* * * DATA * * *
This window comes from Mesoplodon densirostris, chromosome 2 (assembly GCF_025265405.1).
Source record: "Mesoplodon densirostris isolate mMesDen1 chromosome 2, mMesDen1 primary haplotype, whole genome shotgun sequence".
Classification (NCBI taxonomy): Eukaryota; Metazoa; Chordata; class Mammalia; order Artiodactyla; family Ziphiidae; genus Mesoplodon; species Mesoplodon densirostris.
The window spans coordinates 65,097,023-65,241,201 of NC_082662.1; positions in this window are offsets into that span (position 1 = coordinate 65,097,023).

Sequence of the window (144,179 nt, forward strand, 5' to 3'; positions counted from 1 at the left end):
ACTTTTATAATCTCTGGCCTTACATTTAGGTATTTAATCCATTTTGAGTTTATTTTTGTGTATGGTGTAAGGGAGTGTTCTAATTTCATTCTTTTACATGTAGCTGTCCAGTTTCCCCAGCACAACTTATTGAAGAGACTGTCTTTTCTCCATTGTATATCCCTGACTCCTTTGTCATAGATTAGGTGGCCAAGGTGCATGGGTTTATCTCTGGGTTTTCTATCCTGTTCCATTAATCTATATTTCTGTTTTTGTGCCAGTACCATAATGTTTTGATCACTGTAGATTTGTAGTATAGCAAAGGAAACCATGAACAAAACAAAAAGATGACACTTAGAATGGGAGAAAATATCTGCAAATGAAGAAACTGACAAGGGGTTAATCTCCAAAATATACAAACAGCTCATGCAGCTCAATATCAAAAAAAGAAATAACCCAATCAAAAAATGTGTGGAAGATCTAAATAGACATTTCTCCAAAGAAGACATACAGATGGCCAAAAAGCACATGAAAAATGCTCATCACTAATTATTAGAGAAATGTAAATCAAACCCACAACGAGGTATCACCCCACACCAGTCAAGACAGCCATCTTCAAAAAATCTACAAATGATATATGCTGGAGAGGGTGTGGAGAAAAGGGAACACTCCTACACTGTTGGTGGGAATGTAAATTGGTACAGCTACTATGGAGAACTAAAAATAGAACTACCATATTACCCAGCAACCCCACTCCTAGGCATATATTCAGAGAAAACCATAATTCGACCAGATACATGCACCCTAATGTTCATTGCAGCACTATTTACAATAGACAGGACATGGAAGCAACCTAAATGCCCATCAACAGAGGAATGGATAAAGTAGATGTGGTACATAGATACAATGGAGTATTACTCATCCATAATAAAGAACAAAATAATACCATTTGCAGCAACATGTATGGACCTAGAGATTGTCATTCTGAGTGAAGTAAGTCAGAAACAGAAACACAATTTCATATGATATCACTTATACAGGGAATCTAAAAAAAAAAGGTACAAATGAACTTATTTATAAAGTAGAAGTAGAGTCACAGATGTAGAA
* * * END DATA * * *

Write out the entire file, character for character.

This window comes from Mesoplodon densirostris, chromosome 2 (assembly GCF_025265405.1).
Source record: "Mesoplodon densirostris isolate mMesDen1 chromosome 2, mMesDen1 primary haplotype, whole genome shotgun sequence".
Classification (NCBI taxonomy): Eukaryota; Metazoa; Chordata; class Mammalia; order Artiodactyla; family Ziphiidae; genus Mesoplodon; species Mesoplodon densirostris.
The window spans coordinates 65,097,023-65,241,201 of NC_082662.1; positions in this window are offsets into that span (position 1 = coordinate 65,097,023).

Sequence of the window (144,179 nt, forward strand, 5' to 3'; positions counted from 1 at the left end):
ACTTTTATAATCTCTGGCCTTACATTTAGGTATTTAATCCATTTTGAGTTTATTTTTGTGTATGGTGTAAGGGAGTGTTCTAATTTCATTCTTTTACATGTAGCTGTCCAGTTTCCCCAGCACAACTTATTGAAGAGACTGTCTTTTCTCCATTGTATATCCCTGACTCCTTTGTCATAGATTAGGTGGCCAAGGTGCATGGGTTTATCTCTGGGTTTTCTATCCTGTTCCATTAATCTATATTTCTGTTTTTGTGCCAGTACCATAATGTTTTGATCACTGTAGATTTGTAGTATAGCAAAGGAAACCATGAACAAAACAAAAAGATGACACTTAGAATGGGAGAAAATATCTGCAAATGAAGAAACTGACAAGGGGTTAATCTCCAAAATATACAAACAGCTCATGCAGCTCAATATCAAAAAAAGAAATAACCCAATCAAAAAATGTGTGGAAGATCTAAATAGACATTTCTCCAAAGAAGACATACAGATGGCCAAAAAGCACATGAAAAATGCTCATCACTAATTATTAGAGAAATGTAAATCAAACCCACAACGAGGTATCACCCCACACCAGTCAAGACAGCCATCTTCAAAAAATCTACAAATGATATATGCTGGAGAGGGTGTGGAGAAAAGGGAACACTCCTACACTGTTGGTGGGAATGTAAATTGGTACAGCTACTATGGAGAACTAAAAATAGAACTACCATATTACCCAGCAACCCCACTCCTAGGCATATATTCAGAGAAAACCATAATTCGACCAGATACATGCACCCTAATGTTCATTGCAGCACTATTTACAATAGACAGGACATGGAAGCAACCTAAATGCCCATCAACAGAGGAATGGATAAAGTAGATGTGGTACATAGATACAATGGAGTATTACTCATCCATAATAAAGAACAAAATAATACCATTTGCAGCAACATGTATGGACCTAGAGATTGTCATTCTGAGTGAAGTAAGTCAGAAACAGAAACACAATTTCATATGATATCACTTATACAGGGAATCTAAAAAAAAAAGGTACAAATGAACTTATTTATAAAGTAGAAGTAGAGTCACAGATGTAGAA